Cryptocurrency—or, more specifically, blockchain—is widely touted for its relative infallibility. Thanks to the distributed nature of blockchain ledgers and decentralized nature of crypto, no single person or entity can manipulate the blockchain. That is, unless they stage a 51 attack. 

What is a 51 attack? It’s a very complex endeavor to control the hashing power of a blockchain, and it’s the closest thing to bitcoin fraud possible. 

What is a 51 attack in crypto

The Definition of a 51% Attack

A 51 attack is so named because it involved taking over a majority of the hashing power within a network. More specifically, at least 51% of the hashing power. To understand what this means, you need to understand how the blockchain works.

Miners manage decentralized crypto blockchains. These are computers responsible for verifying the complex hashes that represent transactions on the blockchain. Miners work in “pools” to leverage computing power, since there are so many transactions that need verification. Their purpose is simple: to verify that the transaction taking place is valid. They do this by verifying previous entries to ensure the person selling the crypto assets actually has them.

If a majority of miners verify the transaction, it’s recorded on the blockchain. If they reject it, it’s not added to the ledger. This means that anyone who wants to manipulate the blockchain for malicious purposes would need to control at least 51% of the mining power. 

What’s the Outcome of a Successful 51 Attack?

There are several major outcomes to consider in the event of a successful 51% attack—none of them good. Controlling the majority of computing power in a miner pool gives the malicious agent a significant amount of power. Here’s what the effects might look like:

  • Double-spend. With the ability to self-confirm or -deny transactions, a malicious actor could double-spend crypto within the blockchain. They’d do this by recording a transaction from Account A to Account B, then revising the blockchain to erase this transaction. Then, they’d re-record a transaction from Account A to Account C in the same amount. The ledger would register both transactions, but only represent the latter.
  • Prevent confirmations. Controlling the ability to verify or deny transactions gives the 51% attacker control over the hashing of the blockchain. This means they’re able to deny legitimate transactions and approach malicious ones, effectively altering the proof of work log of the blockchain. This can fundamentally disrupt the ledger and alter all future transactions on it.
  • Prevent coin generation. Miners are so-called because, in addition to managing the ledger, they also mine new coins. Controlling the majority of the hashing power can limit other miners in the pool from generating new coins. As a result, there’s inefficiency within the pool for as long as the 51% attack lasts.

These are the catalysts for even more headaches. Some crypto experts theorize that a successful 51% attack on major crypto asset could fundamentally undermine the entire currency, causing it to crash!

A Hypothetical Problem or a Real Concern?

The amount of computing power needed to execute a 51% attack is substantial. For major cryptocurrencies like Bitcoin and Ethereum, it’s nearly impossible for a pool to reach 51% of the computing power to control hash verifications. That said, there have been near-misses in the past. 

In January 2014, Bitcoin was almost subject to an unintended 51% attack when the pool reached 55% mining power. Thankfully, the situation was well-monitored and the pool’s computing power was redistributed to reduce the ratio. There was no malicious attempt—merely an unwanted consolidation of mining power within a single pool. After this incident, other pools quickly pared down computing power to redistribute it, lowering the total computing power within pools.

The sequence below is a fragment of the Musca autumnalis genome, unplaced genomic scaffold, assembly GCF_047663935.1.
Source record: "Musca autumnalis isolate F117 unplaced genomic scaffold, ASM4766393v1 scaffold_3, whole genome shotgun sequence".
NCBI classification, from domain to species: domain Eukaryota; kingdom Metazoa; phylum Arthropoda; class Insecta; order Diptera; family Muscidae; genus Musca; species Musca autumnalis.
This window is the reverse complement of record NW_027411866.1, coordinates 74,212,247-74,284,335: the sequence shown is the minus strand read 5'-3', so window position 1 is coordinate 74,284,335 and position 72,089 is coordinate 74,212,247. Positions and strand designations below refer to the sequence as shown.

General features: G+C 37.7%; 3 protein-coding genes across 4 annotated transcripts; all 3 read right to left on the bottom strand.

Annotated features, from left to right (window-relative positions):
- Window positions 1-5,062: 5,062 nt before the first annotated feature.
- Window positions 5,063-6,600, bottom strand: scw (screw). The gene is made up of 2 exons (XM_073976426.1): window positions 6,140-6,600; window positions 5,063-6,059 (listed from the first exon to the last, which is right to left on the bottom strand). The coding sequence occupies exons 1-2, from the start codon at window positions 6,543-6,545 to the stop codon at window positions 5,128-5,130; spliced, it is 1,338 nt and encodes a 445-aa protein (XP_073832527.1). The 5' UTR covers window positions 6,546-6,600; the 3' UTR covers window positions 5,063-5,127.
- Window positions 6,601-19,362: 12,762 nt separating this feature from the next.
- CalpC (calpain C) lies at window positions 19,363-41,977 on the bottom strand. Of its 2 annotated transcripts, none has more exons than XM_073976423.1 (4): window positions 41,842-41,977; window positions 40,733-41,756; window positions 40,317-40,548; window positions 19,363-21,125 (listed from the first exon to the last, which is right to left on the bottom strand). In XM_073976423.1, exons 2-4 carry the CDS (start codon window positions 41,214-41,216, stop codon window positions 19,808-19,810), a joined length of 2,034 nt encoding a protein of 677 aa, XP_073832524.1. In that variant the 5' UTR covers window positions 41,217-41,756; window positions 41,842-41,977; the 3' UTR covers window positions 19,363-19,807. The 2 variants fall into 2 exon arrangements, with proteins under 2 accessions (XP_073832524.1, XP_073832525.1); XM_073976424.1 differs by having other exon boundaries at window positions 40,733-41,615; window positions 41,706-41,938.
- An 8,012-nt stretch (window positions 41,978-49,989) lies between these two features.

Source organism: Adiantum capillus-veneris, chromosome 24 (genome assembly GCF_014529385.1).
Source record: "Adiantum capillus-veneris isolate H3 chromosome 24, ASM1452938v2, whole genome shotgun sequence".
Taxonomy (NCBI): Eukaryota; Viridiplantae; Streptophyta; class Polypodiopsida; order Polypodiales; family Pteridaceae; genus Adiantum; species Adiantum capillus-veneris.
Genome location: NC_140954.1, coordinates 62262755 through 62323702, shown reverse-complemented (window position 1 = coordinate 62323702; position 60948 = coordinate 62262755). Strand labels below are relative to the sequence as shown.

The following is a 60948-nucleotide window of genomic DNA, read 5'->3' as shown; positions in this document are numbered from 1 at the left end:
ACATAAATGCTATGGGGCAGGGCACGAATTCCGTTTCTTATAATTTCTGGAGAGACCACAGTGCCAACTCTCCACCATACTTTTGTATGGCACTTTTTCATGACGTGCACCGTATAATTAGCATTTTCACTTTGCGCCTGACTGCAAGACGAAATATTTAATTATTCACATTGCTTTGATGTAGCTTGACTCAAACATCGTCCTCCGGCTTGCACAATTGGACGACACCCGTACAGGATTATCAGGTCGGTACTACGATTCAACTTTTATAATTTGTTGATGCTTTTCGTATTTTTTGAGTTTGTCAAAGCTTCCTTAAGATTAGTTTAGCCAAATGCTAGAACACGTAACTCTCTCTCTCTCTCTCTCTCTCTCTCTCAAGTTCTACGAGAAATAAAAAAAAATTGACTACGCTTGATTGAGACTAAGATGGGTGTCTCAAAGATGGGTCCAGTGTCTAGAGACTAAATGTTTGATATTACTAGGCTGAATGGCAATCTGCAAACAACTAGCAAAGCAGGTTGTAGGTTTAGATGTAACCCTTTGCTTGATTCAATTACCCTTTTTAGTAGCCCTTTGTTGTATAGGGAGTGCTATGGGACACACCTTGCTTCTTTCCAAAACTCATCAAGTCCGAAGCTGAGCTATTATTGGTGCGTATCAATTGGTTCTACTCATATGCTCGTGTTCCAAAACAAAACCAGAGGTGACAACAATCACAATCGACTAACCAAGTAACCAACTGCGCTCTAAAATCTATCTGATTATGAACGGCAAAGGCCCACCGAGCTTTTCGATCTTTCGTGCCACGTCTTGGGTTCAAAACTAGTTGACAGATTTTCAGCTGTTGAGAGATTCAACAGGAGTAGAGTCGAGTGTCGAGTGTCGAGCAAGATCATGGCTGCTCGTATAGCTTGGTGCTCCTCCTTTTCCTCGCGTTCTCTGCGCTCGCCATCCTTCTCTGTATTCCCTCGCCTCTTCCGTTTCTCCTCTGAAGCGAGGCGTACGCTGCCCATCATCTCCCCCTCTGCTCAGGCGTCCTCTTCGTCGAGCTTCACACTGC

While Bitcoin, Ethereum and others are too large to attack, there’s a world of smaller cryptocurrencies out there that are highly susceptible to 51% attacks. In fact, since 2018, there have been several high-profile, successful attacks

  • Bitcoin Gold (BTG) was subject to 51% attacks that cost a cumulative $1,860,000.
  • Zcash (ZEC) saw a 51% attack that resulted in a loss of $500,000.
  • Verge (XVG) suffered a massive 51% attack that cost a cumulative $2,700,000.

The smaller and newer a cryptocurrency is, the fewer the number of miners. This paves the way for bad actors to take control over mining pools and reach hashing power in excess of 51%. Thankfully, attacks on new coins are rare due to the relatively low value of the coin (pennies or tenths of a cent). 

This actually brings up an interesting alternative to a 51% attack. Instead of using the mining pool to attack the blockchain, bad actors could actually leverage the pool to mine for coin. For new currencies, it would actually be more lucrative to leverage the computing power of the mining pool to generate new coins, rather than try to double-spend or control the blockchain. In this way, coins are actually safe from 51% attacks while they’re smaller. 

Is Crypto a Safe as it Seems?

Cryptocurrencies, such as Bitcoin and SafeMoon, come with a range of vulnerabilities and market volatility. However, that doesn’t mean you shouldn’t invest in crypto. In fact, expert Andy Snyder is on a crypto journey of his own and you can follow along by signing up for the Manward Financial Digest e-letter below.

So, what is a 51 attack exactly? Most crypto experts will tell you the same thing: it’s the only real threat to the integrity of crypto. The good news? For larger coins, it’s virtually impossible to mount such an attack. For small coins, it’s rarely worth it. This means, although not completely infallible, crypto remains one of the most secure investment assets thanks to its proof of work concept and the decentralized nature of the mining pools that oversee the blockchain.